Gov. Dannel P. Malloy said he had ordered an investigation of what he called "multiple incidents of possible fraud" in the emergency aid allocations intended for low-income people and distributed through the state Department of Social Services after the storm.
Malloy, a Democrat, didn't provide specific numbers or estimate the amount that might have gone to people who did not qualify for the low-income aid program. He said none of the allegations had been confirmed as of Sunday, but their early reviews found examples among state workers of conduct "that, if fully substantiated, could result in dismissal or even prosecution."
The aid was part of disaster benefits provided through the Supplemental Nutrition Assistance Program, the federal program formerly known as food stamps. Recipients were given $200 to $952, depending on their family size.
Some state Republicans had raised similar concerns about the allocations in October, saying they had heard reports of potential fraud, too.
The aid was intended to help low-income residents cover the cost of replacing spoiled food after Irene, which hit the Connecticut shoreline as a tropical storm on Aug. 28 and knocked out power to hundreds of thousands of customers - some of them for as long as a week.
The emergency aid was offered to low-income residents in the assistance program and, for the first time in Connecticut, for others on a one-time basis who were not in the program and could prove that their income after the storm fell between certain ranges and that they did not have significant other assets.
The fraud occurred as part of the one-time program, officials said.
About 24,000 applicants were found to qualify for that aid during the September application period, based on income records they provided - but which, under federal regulations, weren't immediately verified because the nature of the emergency aid was intended to get it in the hands of needy people quickly.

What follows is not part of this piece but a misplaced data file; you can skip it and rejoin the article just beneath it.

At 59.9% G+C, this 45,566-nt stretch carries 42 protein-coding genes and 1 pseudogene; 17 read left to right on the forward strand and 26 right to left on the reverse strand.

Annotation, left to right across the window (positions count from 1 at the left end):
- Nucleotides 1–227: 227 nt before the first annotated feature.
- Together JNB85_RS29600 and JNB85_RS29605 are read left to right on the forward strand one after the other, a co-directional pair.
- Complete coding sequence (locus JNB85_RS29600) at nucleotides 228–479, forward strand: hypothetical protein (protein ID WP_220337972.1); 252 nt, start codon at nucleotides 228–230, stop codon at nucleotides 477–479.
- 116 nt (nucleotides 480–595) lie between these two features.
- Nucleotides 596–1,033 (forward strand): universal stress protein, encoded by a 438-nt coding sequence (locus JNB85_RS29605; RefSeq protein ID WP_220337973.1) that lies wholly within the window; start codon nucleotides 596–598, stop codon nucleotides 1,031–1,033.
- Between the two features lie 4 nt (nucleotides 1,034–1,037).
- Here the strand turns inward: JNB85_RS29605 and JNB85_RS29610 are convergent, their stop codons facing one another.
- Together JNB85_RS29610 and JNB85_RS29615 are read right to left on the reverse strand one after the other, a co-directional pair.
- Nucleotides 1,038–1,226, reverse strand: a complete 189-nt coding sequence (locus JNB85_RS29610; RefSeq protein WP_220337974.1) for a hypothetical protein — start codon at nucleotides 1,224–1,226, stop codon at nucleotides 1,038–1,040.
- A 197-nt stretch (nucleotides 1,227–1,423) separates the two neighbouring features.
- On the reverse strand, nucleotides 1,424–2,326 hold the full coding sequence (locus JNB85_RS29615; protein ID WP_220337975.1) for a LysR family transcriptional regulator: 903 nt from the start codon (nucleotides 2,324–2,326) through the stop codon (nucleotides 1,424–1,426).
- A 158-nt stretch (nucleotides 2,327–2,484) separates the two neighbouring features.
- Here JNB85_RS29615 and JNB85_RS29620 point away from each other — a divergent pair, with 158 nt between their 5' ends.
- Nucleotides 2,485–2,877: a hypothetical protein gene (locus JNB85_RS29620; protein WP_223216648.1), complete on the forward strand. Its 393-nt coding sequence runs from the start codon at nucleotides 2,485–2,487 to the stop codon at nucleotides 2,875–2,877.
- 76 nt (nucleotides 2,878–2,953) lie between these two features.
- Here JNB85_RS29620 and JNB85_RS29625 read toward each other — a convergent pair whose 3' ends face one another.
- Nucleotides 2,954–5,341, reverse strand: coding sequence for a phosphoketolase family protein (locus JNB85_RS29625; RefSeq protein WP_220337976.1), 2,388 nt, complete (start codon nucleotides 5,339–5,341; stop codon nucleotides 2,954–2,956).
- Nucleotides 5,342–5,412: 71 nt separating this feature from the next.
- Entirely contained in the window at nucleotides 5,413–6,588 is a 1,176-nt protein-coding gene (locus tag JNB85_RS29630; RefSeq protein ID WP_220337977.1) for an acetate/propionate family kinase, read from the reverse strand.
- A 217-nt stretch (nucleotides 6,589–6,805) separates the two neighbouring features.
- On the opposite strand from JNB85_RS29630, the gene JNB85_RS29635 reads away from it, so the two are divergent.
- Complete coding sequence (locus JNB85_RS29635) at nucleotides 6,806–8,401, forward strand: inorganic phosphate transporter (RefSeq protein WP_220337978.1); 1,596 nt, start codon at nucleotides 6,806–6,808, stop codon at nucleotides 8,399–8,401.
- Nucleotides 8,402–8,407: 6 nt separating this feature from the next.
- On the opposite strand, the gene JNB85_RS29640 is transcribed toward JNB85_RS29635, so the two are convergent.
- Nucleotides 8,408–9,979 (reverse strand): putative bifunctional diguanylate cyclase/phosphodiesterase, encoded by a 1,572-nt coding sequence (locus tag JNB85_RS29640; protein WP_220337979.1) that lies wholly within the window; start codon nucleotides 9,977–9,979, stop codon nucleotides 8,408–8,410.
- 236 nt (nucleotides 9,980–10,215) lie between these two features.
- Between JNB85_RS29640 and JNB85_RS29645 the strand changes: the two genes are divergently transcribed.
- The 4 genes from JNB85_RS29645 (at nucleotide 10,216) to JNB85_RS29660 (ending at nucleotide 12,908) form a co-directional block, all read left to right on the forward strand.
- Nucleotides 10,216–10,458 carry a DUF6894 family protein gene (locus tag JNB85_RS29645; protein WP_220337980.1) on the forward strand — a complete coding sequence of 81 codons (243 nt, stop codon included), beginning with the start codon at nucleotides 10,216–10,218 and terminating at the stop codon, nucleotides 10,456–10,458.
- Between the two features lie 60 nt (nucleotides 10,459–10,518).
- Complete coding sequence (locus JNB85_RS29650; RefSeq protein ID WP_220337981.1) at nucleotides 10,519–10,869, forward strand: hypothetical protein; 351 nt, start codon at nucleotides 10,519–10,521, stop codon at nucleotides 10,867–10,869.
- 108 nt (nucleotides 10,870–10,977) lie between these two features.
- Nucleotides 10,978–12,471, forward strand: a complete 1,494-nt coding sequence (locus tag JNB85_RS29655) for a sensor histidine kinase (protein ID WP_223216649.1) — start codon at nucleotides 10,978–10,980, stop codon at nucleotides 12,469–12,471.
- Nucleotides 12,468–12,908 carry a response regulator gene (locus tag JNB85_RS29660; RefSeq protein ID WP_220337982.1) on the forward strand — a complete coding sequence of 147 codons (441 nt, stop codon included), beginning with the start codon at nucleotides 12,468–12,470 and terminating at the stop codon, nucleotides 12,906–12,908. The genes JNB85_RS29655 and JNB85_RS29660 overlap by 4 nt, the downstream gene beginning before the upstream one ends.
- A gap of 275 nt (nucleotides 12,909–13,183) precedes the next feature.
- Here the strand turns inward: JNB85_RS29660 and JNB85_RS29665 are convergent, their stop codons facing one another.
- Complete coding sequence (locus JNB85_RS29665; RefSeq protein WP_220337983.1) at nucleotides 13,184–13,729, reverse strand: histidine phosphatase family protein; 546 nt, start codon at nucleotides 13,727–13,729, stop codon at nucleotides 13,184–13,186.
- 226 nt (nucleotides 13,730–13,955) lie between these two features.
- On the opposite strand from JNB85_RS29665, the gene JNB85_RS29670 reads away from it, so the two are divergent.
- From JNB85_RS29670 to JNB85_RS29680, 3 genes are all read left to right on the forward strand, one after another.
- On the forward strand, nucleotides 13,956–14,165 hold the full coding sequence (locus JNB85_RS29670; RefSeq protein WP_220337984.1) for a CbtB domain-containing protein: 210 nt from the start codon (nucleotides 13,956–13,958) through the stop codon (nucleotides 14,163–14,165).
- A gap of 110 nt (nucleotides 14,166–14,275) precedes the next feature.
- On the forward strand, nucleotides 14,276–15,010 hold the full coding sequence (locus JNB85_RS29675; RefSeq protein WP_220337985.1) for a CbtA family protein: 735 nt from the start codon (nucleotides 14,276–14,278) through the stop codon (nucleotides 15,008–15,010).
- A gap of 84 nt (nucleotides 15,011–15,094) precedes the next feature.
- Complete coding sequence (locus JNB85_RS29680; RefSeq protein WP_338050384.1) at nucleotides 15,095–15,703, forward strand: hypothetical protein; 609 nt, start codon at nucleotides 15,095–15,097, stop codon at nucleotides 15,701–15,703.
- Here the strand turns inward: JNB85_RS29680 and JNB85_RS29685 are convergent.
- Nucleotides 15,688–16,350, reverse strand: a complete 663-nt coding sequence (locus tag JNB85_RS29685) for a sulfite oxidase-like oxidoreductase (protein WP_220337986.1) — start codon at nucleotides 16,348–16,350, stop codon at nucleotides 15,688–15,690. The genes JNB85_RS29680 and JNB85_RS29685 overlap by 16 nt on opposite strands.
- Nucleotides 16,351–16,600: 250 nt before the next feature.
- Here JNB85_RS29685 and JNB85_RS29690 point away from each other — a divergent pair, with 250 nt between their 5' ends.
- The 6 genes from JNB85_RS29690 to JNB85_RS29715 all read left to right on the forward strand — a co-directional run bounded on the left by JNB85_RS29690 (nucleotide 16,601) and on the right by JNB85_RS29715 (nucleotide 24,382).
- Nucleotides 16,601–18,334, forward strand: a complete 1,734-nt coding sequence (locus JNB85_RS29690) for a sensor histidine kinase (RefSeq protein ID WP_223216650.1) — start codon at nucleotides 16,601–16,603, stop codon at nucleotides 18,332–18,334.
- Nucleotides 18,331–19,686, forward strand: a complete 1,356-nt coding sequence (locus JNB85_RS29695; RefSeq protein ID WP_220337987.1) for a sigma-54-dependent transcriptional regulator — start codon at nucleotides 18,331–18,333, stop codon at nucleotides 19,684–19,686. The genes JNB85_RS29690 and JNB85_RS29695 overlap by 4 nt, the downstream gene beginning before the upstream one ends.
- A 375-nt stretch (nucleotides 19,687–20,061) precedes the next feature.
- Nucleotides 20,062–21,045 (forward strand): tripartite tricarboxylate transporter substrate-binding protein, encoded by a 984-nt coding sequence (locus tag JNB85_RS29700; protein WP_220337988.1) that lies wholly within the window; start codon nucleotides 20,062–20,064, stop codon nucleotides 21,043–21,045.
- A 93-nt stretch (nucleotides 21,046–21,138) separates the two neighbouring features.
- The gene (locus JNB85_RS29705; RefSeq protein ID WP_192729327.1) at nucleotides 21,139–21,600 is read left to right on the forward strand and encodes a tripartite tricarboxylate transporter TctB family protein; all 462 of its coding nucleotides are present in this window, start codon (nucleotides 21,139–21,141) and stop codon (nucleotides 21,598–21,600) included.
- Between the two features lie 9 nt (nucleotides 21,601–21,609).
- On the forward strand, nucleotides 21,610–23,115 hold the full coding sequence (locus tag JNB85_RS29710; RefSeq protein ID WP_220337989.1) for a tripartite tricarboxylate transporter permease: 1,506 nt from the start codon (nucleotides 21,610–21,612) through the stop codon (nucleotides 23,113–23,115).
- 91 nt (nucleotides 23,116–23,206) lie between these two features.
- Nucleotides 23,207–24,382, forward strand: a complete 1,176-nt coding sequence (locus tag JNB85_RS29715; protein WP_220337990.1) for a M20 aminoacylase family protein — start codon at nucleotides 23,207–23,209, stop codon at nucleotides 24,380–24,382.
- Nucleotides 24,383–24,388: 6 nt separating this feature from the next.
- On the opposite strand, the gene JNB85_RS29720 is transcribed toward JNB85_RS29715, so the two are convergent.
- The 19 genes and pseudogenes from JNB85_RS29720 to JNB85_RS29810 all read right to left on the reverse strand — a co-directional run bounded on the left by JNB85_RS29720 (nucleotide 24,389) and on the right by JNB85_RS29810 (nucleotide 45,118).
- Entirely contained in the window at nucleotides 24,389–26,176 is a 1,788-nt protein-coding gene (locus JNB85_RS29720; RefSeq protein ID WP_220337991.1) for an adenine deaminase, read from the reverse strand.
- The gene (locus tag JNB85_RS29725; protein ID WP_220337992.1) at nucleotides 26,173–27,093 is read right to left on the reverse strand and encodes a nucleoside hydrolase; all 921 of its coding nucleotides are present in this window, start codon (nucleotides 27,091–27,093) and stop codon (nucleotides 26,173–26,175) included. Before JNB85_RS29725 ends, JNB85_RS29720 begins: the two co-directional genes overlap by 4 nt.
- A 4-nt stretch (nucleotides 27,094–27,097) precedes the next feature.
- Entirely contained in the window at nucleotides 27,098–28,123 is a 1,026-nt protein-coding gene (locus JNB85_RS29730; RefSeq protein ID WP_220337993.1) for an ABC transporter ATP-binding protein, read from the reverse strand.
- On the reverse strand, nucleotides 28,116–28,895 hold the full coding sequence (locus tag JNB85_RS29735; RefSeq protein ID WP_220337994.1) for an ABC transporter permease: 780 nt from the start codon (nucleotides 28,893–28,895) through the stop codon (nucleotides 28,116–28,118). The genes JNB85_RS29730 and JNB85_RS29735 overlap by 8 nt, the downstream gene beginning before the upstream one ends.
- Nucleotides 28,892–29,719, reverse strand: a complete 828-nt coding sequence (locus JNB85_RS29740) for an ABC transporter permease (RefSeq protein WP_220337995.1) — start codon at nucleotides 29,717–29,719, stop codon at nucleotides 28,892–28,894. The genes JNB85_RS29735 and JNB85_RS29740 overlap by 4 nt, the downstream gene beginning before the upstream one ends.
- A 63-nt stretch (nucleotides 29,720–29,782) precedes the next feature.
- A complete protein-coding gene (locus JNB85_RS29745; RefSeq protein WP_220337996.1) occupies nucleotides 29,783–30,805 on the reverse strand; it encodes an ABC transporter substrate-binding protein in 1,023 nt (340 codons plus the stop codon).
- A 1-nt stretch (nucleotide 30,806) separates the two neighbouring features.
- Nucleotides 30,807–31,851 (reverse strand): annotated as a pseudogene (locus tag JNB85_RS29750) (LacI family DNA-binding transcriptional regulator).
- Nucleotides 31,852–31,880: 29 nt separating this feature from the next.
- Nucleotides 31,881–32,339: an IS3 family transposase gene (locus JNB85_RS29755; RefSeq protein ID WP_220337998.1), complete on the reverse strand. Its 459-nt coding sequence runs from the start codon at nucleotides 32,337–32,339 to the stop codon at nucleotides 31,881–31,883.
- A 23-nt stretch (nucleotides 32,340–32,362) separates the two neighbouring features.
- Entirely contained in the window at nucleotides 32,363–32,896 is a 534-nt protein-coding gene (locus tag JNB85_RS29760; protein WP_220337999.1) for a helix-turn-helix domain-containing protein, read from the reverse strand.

"However, our ongoing investigations are underscoring the point that federal acceptance of the `self-declaration' of income and assets makes the program more vulnerable to fraud," state Social Services Commissioner Roderick Bremby said Sunday.
Response to the one-time aid offering was so overwhelming that thousands of people turned up at state Department of Social Services offices to apply, and lines that snaked through city neighborhoods forced officers to close some streets.
But even as it was winding up, some officials raised questions about how it had been handled and whether enough safeguards were in place to ensure applicants qualified for the help.
Southington state Sen. Joe Markley, the ranking Republican leader of the legislature's Human Services Committee, had said in early October that he was hearing claims of fraud and wanted auditors to investigate. On Sunday, he said of Malloy's announcement: "This confirmed my fears that this money may be wasted and the program may be wrought with fraud."
"There's only so much money available to help people in need, so we need to be extremely careful with it," Markley said.
Bremby said the Social Services Department's anti-fraud staff is reviewing all of the applications, and Malloy has ordered it to specifically determine which state employees among them qualified for the benefits they received.
"The idea that someone would use the occurrence of a devastating storm as an opportunity to defraud a public program is an outrage," Malloy said. "The fact that some of this potential fraud may have been perpetrated by state employees makes this situation that much more offensive."
While Markley lauded the decision to investigate the fraud claims, he said the review should be conducted by an independent agency, not the Social Services Department.
Malloy didn't say when he expected the review to be complete.
The one-time emergency benefits ranged from $200 for a single adult to $952 for a family of six, with benefits given on ATM-style debit cards. Their incomes from Aug. 27 to Sept. 25 were limited on a scale that ranged from $2,186 for a single person up to $5,479 for a household of eight.
Take-home and liquid assets were also supposed to be considered, including take-home pay, child support, alimony, savings and checking account balances, and money from Social Security and pension checks.